# Use Recursion to Create a Countdown - Understanding

So i’am just trying to understand the order of this function.
This one helped a lot (by entering the given code of this exercise):
https://pythontutor.com/javascript.html#mode=display
But i’am stuck between step 14,15 and 16

After creating the empty array ( because n=0 and 0<1 ) how does the function jump over to the “else” fraction again.
I suppose this would only be possible if n>1.
The array is created and know we are back in the second part of the function ?

``````  **Your code so far**
``````
``````
// Only change code below this line
function countdown(n){
return;
}
// Only change code above this line
``````
``````  **Your browser information:**
``````

User Agent is: `Mozilla/5.0 (Windows NT 10.0; Win64; x64) AppleWebKit/537.36 (KHTML, like Gecko) Chrome/101.0.4951.54 Safari/537.36`

Challenge: Use Recursion to Create a Countdown

first round (n=5)
first code => countup(5)=countup(4).push(5)
second round(n=4)
replace countup(4) with countup(3).push(4) in first code and you get countup(3).push(4).push(5)

until you get countup(0).push(1).push(2).push(3).push(4).push(5)
Now replace countup(0) with empty array
and you’re done.

JS uses some abstractions, `stack`(LIFO) and `nested function calls`:

• `stack`(LIFO)

• nested function calls:

When a function makes a nested call, the following happens:
The current function is paused.
The execution context associated with it is remembered in a special data structure called execution context stack.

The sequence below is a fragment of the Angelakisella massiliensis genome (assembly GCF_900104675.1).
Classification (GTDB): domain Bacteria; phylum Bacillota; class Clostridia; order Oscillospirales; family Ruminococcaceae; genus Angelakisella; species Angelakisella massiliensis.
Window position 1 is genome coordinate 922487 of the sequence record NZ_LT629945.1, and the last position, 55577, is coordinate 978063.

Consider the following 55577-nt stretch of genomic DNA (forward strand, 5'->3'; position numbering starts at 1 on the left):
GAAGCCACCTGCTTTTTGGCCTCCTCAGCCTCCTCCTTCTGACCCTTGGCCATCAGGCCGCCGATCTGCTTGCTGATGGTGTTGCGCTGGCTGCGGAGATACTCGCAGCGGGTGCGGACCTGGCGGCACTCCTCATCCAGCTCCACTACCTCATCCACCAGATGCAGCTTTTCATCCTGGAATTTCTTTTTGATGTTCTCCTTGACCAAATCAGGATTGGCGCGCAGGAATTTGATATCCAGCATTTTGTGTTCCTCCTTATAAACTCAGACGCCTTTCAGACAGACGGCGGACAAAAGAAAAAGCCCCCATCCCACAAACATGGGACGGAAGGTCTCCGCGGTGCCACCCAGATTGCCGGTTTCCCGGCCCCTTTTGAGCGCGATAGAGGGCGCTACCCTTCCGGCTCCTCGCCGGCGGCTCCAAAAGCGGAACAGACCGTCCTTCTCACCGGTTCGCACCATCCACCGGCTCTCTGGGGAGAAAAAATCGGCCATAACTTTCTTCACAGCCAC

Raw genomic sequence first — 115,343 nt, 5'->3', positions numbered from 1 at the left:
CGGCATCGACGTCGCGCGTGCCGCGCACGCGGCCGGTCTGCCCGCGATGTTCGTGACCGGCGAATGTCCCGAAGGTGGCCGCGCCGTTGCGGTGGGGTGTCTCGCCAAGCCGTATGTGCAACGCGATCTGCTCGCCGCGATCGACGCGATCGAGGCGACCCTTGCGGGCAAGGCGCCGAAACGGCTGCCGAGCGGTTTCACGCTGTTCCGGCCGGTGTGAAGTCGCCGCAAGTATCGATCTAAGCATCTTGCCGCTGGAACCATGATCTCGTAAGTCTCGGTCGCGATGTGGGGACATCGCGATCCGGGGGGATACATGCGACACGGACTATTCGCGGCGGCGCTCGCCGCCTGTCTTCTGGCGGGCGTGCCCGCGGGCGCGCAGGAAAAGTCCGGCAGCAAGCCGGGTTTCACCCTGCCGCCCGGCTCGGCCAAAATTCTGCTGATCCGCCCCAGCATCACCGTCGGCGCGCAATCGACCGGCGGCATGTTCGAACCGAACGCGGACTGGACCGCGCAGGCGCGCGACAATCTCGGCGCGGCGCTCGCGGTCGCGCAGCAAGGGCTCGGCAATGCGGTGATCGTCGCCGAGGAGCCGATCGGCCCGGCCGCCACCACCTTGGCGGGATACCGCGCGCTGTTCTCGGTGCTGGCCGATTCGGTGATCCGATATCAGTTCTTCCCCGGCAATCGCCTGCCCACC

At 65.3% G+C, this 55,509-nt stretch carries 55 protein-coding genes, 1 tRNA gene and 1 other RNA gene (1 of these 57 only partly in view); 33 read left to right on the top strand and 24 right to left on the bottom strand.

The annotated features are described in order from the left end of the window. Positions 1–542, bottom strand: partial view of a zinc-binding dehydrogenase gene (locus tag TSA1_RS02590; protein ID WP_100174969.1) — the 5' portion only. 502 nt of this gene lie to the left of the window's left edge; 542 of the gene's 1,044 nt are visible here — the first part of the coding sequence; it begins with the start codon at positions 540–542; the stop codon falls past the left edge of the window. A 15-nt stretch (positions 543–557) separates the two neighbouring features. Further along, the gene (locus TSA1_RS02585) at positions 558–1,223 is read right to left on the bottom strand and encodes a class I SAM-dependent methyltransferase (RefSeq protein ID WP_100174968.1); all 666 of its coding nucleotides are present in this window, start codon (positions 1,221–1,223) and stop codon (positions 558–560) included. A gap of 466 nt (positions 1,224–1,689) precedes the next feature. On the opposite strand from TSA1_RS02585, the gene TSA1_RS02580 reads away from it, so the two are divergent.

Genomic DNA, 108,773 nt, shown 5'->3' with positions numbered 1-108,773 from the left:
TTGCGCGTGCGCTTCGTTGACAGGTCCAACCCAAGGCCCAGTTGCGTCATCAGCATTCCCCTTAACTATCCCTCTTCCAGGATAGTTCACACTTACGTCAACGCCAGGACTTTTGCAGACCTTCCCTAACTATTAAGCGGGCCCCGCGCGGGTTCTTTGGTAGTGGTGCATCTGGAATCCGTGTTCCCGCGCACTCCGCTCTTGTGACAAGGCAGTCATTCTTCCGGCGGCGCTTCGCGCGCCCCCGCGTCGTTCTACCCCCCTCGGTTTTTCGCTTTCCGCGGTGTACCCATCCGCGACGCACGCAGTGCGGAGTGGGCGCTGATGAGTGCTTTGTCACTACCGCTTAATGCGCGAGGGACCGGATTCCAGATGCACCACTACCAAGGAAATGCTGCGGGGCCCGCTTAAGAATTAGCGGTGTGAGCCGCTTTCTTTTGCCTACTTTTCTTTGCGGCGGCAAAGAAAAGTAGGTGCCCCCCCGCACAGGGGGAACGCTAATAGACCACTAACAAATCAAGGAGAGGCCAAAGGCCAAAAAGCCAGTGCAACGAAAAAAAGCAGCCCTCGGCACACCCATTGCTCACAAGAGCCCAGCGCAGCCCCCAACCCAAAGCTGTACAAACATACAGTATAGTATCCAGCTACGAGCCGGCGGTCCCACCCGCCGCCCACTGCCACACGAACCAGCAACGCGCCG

The nested call executes.
After it ends, the old execution context is retrieved from the stack, and the outer function is resumed from where it stopped.

I wrote a short `faq` about recursion (is not the same exercise but I think is similar enough):

### code

``````function rangeOfNumbers(startNum, endNum) {
if(startNum === endNum) {
return [endNum];
} else {
let arr =  rangeOfNumbers(startNum + 1, endNum);
arr.push(startNum);
return arr;
}
}

let result = rangeOfNumbers(1,4);
console.log(result);
// [ 4, 3, 2, 1 ]
``````

### 1.- What happens when the base case is evaluated as false?

The function calls itself:
Steps: 4,6,8

### 2.- What happens when the base case is evaluated as true?

Returns an array:
Step: 10

### 3.- The Array, where does it come from?

From the base case:
Step: 10

### 4.- Why can I push startNum to arr?

Because after the base case is evaluated as true, arr is an array:
Step: 11

### 5.- Why I’m Getting [4,3,2,1] ?

Because JavaScript uses a “stack” (LIFO, last in first out):
Steps: 10, 13, 16, 19

### 6.- How can I get [1,2,3,4]?

Replace `push` with `unshift`

``````function rangeOfNumbers(startNum, endNum) {
if(startNum === endNum) {
return [endNum];
} else {
let arr =  rangeOfNumbers(startNum + 1, endNum);
arr.unshift(startNum);  // <-  here
return arr;
}
}

let result = rangeOfNumbers(1,4);
console.log(result);
// [ 1, 2, 3, 4 ]
``````

### 7.- Related topics:

• nested (function) calls
• call stack

Cheers and happy coding

Notes:

• If you know spanish, I recorded a video explaining recursion step by step:
• I also wrote a blog post (it has 27 images)

https://diegoperezm.github.io/blog/recursion.html